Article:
I think an implementation like that can be used in many situations, and it can also be improved to add more capabilities. One situation where it can be used is to build a home automation system, which was already something i would like to work on. On my case i just added the capability of switching my room light wirelessly and in order to do that i added a little circuit and a relay to the Arduino part of the solution, walkthrough found here. Thing is, i wanted the wirelessly controlling to be a plus, i still wanted to be able to turn my light on and off using the switch. So, i added a three-way switch to the solution and connected it to the relay, help found here. Doing this i'm now able to turn my light on using the switch and turn it off wirelessly and vice versa or use just one to accomplish both tasks. Here are some pictures to help in the understanding:

parts needed

AC
Three-way switch connected to the 5V relay and the AC
The whole thing connected
Conclusion
So, i think that's it. Let me know if you guys used it to something else, or even if you think something can be modified or, i don't know, if you have doubts in some part that was not very well explained (easy to happen). Comments will be very appreciated. And remember to follow Arduitter on Twitter to get to know about all the news here.

14 comments:

wtf disse...

What about a formal description of the protocol? A description that can be used to implement the protocol in the language you want without looking at the current implementation. That would be useful!

Arduitter disse...

@wtf, that sounds good, i'll work on it. Thanks for the comment.

CVBruce disse...

I'm curious as to why you use a random packet id instead of a serial count. A random number generator will produce the same number twice in a row, so you risk having two sequential packets with the same id.

Anônimo disse...

I really like how you documented your protocol, but _please_ do a solid electrical installation!



If you solder bare wires to the relay, only a few movements on the cable will bend the pins around enough to break off. And use a flame-retardant, protective isolated encasing for the whole setup if it is to be placed into wooden furniture.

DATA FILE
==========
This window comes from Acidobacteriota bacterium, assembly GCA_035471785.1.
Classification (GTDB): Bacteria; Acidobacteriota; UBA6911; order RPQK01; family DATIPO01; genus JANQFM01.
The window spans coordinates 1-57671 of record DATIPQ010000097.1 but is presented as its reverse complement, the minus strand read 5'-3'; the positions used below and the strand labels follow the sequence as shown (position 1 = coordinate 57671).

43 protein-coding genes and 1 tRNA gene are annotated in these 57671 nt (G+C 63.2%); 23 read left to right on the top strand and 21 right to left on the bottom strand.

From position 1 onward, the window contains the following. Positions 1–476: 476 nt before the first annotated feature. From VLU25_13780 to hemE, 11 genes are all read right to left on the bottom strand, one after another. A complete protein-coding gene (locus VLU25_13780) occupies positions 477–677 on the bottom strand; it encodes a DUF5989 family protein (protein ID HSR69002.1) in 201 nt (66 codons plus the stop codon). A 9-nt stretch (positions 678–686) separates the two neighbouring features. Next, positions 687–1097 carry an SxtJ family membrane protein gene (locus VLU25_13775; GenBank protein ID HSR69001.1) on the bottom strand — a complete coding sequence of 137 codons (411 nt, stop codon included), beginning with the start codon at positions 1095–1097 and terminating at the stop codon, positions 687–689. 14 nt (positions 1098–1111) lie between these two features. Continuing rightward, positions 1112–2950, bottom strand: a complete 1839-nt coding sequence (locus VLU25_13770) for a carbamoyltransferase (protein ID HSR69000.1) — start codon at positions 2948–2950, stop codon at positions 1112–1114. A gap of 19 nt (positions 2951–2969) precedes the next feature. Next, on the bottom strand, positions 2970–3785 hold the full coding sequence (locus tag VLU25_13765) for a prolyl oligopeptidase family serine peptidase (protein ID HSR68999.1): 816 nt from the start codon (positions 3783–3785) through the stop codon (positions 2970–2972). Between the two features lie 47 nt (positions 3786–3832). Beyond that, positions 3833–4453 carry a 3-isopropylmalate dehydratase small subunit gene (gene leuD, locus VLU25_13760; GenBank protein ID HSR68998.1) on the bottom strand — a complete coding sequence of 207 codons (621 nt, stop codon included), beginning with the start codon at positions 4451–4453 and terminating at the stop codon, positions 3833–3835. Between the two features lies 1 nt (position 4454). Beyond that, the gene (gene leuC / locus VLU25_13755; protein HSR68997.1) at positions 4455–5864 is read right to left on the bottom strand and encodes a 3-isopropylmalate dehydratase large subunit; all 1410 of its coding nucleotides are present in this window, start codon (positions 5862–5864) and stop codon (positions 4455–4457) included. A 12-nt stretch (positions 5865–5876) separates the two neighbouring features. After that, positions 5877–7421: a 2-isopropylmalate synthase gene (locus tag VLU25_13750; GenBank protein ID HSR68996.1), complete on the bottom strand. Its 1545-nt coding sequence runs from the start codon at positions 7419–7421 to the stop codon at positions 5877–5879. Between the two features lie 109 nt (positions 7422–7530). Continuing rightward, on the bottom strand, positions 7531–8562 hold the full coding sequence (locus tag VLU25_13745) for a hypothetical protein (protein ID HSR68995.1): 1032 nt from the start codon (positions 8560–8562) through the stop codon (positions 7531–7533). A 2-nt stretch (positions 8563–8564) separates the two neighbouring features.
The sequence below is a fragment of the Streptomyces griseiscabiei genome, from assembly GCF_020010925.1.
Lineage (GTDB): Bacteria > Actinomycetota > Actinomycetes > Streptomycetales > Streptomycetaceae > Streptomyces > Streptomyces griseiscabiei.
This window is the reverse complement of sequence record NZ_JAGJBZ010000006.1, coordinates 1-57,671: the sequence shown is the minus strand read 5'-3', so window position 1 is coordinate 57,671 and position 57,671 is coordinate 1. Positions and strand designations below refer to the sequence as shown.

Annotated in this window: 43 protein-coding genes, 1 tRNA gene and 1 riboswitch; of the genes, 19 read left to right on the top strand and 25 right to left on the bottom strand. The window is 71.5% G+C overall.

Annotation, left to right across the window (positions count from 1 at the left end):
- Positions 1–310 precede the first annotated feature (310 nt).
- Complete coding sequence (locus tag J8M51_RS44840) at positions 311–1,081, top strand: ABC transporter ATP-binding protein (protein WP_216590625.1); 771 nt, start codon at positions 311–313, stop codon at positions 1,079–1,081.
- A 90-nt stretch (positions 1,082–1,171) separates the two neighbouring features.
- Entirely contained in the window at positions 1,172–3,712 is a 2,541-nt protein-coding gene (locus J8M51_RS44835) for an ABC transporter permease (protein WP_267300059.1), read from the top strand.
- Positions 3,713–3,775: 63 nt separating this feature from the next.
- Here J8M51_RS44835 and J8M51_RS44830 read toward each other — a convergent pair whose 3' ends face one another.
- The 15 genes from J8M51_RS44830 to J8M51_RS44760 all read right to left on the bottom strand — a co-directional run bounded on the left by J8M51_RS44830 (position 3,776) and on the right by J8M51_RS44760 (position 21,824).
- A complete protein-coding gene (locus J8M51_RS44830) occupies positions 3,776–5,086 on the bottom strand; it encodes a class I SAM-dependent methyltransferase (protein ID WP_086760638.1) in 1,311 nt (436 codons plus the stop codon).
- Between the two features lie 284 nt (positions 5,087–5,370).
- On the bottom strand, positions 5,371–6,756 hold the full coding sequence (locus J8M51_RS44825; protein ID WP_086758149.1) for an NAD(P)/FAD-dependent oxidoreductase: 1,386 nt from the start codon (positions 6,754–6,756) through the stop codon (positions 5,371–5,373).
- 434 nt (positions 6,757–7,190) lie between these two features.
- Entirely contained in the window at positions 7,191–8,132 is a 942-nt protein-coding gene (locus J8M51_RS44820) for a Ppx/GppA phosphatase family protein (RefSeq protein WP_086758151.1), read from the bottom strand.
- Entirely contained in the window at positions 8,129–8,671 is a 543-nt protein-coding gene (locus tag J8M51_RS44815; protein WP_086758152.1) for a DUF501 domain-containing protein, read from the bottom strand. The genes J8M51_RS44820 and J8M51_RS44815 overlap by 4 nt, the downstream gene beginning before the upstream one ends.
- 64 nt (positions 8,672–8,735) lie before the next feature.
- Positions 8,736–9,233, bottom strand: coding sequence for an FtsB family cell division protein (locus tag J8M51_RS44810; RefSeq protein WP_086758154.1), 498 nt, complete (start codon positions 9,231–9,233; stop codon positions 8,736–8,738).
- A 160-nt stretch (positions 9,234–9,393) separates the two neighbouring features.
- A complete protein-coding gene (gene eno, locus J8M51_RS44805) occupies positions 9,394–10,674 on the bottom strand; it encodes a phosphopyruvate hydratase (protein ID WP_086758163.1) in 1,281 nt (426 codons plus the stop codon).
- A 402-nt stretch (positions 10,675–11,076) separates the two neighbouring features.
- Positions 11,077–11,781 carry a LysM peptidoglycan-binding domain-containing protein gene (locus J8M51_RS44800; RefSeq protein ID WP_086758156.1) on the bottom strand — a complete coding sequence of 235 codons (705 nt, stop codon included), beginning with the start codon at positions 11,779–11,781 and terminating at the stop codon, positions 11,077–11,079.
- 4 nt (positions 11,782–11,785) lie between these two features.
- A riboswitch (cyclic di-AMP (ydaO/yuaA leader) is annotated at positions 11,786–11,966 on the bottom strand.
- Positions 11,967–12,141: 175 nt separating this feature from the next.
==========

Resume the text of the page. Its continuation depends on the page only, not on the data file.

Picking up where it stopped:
chrisbbehrens disse...

Have you looked at Forward Error Correction (http://en.wikipedia.org/wiki/Forward_error_correction)? This is how the problem is handled in most digital media, like CDs and portable phones.

There are two primary problems I see: there is no open source implementation of a non-trivial method (that I know of, please correct me if anybody knows of one), and this will substantially increase the processing load on BOTH sides of the transmission.

But it sure is cool. I worked on it for a startup a few years ago, trying to optimize the transmission of multi-terabyte video files across company networks...

Bunedoggle disse...

@WTF

So looking at the code, you're building a data packet that looks like this:

-----------------------------------------
| SOP byte | MAC Addr 3 bytes |
-----------------------------------------
| Seq # byte | DATA 3 bytes |
-----------------------------------------
| DATA byte | CHKSUM byte |
----------------------------

Where:
SOP = Start of packet (0xF0)
Seq # = User defined ID number
CHKSUM = (DATA[1]) ^ (DATA[0])

Is that pretty accurate Arduitter?

Arduitter disse...

@Bunedoggle, you almost got it. I'm preparing a post where i'm going to explain it. It actually is a 3 bytes (header), 1 byte (identifier), 1 byte (data) and 1 byte (checksum) packet.

Arduitter disse...

Here's the second post on the protocol.

http://arduitter.blogspot.com/2010/10/rf-links-reliable-messaging-part-2.html

Prashanth disse...

hey,
great article. Is it possible to use RF transmitter and receiver to make wireless USB ports?

Arduitter disse...

If i got your question right, yes, it is possible.

Prashanth disse...

Could you provide me with some more information on this.. am really interested in doing this(wireless USB)..Thanks.. Is there any way i can contact you via email/chat etc ?

Arduitter disse...

@Prashanth,

I think this post already provides something you can start with (components, code, schematics) but let me know if you need something else.
On the email/chat question, let's keep it here, this way we can help others.

Prashanth disse...

Sure.. i was just afraid i'd cramp up your comments section :) .. for my need i guess at the PC end i need the USB to serial converter which goes over a transmitter and then in the receiver's end i need the receiver but what do i connect to convert the serial back to USB?? can an arduino do that?
Thanks..

Arduitter disse...

@Prashanth,

Yeah, an Arduino is the way to go.